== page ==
-h, --help            show this help message and exit

The main reason you might want to do this is that you’ve got options that start with the same letter (the first letter is what opterator uses as a short option, by default). Function annotations let you supply other options if you like. Or possibly you just have a burning desire to play with function annotations. Either way, opterator has you covered.

Opterator is well-tested, so I’ve (belatedly) upgraded the classifier from beta to production. It’s a small tool that has saved me a lot of time and many lines of ugly code over the years. I think it’s worth having installed in site- packages so you can write quick scripts without thinking about getting data from the user.

Opterator, revisited

A few years ago, I wrote a simple decorator that introspects a main() method signature and docstring to generate an option parser. I never really used it, mostly because back then, I wasn’t too keen on third party dependencies. Nowadays with distribute being maintained, well-documented, and working (plus I know how to use it properly), I no longer have this concern.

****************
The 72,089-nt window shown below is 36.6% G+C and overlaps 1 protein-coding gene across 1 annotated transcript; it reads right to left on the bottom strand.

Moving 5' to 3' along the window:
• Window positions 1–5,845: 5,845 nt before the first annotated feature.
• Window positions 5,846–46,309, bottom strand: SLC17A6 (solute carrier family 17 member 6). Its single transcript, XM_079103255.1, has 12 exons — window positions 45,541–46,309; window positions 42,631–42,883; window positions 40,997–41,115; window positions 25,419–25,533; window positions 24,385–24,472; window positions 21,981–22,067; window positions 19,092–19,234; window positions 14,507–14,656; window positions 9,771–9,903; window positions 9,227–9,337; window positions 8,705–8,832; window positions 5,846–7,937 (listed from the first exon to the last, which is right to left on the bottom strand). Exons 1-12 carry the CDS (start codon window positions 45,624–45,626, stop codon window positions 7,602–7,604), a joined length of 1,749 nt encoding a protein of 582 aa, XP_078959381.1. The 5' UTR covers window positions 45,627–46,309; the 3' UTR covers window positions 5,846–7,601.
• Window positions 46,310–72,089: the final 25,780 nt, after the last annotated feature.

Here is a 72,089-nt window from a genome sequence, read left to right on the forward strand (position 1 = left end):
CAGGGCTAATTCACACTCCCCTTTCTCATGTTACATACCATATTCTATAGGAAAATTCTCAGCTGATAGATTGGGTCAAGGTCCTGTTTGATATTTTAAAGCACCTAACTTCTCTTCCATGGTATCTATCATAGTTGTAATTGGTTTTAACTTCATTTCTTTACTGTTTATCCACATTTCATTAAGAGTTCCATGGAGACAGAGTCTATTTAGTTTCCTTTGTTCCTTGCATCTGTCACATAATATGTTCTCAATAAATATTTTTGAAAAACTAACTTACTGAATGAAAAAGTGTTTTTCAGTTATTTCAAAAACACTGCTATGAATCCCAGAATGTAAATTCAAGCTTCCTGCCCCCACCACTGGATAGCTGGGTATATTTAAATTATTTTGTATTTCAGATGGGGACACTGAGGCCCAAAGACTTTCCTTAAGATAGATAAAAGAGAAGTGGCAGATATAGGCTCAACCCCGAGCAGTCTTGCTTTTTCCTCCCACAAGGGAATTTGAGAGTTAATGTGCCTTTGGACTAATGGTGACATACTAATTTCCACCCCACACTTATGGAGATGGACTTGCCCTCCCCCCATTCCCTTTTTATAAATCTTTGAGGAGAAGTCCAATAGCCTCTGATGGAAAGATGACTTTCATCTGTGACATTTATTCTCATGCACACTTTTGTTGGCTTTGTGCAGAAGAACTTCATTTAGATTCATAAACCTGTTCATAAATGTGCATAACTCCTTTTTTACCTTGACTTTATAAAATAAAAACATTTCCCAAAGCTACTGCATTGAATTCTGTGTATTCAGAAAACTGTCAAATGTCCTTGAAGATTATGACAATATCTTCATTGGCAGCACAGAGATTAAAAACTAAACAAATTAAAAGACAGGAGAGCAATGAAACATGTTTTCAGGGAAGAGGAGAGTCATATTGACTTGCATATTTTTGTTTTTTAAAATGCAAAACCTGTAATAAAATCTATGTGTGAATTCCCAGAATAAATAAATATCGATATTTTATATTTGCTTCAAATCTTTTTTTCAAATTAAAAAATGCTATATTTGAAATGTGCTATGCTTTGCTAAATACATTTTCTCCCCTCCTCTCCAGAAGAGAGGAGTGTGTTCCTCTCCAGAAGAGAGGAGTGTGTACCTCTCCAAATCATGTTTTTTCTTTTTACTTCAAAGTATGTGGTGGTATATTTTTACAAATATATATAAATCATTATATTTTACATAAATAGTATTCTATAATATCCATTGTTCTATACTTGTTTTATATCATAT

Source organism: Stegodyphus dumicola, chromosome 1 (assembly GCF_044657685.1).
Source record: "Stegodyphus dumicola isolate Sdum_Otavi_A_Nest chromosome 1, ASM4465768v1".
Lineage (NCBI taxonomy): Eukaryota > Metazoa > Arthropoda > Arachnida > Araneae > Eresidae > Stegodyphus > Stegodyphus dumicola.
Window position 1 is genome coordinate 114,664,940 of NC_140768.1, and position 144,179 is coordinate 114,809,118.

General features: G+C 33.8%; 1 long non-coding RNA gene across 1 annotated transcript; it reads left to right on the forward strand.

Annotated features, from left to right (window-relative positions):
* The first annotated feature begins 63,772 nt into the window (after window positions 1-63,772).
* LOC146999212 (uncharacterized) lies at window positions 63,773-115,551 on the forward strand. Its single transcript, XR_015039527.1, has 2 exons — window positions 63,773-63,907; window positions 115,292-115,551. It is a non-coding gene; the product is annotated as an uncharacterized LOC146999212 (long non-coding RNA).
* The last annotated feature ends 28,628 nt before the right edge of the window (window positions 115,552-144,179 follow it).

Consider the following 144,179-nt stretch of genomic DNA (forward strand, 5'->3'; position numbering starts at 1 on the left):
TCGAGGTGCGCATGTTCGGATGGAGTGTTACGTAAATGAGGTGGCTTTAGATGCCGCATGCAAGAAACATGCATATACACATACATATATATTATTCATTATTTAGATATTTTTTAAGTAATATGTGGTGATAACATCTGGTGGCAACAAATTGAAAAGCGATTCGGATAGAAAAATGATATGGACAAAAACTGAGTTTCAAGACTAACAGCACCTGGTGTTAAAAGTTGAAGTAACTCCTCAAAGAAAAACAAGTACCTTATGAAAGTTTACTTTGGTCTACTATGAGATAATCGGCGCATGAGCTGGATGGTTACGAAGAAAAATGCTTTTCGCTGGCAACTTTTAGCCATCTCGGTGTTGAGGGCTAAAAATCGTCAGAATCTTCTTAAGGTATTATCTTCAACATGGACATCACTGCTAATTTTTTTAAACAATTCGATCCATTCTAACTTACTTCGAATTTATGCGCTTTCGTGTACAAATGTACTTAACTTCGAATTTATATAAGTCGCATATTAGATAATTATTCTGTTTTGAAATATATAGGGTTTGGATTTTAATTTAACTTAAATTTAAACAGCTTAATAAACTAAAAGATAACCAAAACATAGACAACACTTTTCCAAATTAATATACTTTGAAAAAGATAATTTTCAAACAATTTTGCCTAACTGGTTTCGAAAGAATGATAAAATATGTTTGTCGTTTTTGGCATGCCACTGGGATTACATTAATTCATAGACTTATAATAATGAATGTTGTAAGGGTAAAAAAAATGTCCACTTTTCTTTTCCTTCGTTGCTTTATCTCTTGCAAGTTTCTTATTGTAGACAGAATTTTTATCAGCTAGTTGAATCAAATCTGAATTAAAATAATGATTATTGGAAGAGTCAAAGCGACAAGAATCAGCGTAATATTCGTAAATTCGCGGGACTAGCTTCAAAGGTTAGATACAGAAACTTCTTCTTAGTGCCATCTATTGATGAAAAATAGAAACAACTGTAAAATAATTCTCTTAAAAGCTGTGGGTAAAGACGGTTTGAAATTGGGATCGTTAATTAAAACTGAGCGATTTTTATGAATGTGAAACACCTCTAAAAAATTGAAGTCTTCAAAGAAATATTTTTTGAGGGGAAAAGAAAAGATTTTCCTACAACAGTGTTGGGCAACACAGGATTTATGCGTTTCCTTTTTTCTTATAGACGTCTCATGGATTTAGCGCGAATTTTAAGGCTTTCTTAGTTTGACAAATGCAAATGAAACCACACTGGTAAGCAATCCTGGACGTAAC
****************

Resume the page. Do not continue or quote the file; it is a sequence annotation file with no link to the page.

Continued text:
A friend recently linked me to the brilliantly designed docopt and reminded me of my interest in opterator. I revisited my code and decided it’s a pretty neat little design. So I ported it to Python 3. This took a matter of minutes, largely because I originally wrote it shortly after taking the pytest tutorial at Pycon 2009 and it was easy to find the failing code. It now supports Python 2.6, 2.7, and 3.3, according to tox.

I originally designed opterator to be a full replacement for optparse and friends. However, my main purpose for it now is to create quick and dirty command line applications, often for my personal use. These apps usually have a couple of options and it doesn’t seem worth the trouble of setting up optparse. Yet, mucking around with sys.argv is also annoying. Opterator minimizes the boilerplate. Check out this basic example:

from opterator import opterate                      

def main(filename, color='red', verbose=False):     
    print(filename, color, verbose)


with three lines of boilerplate code, a function can be turned into a command line program that can be called like so:

  $ python examples/ this_file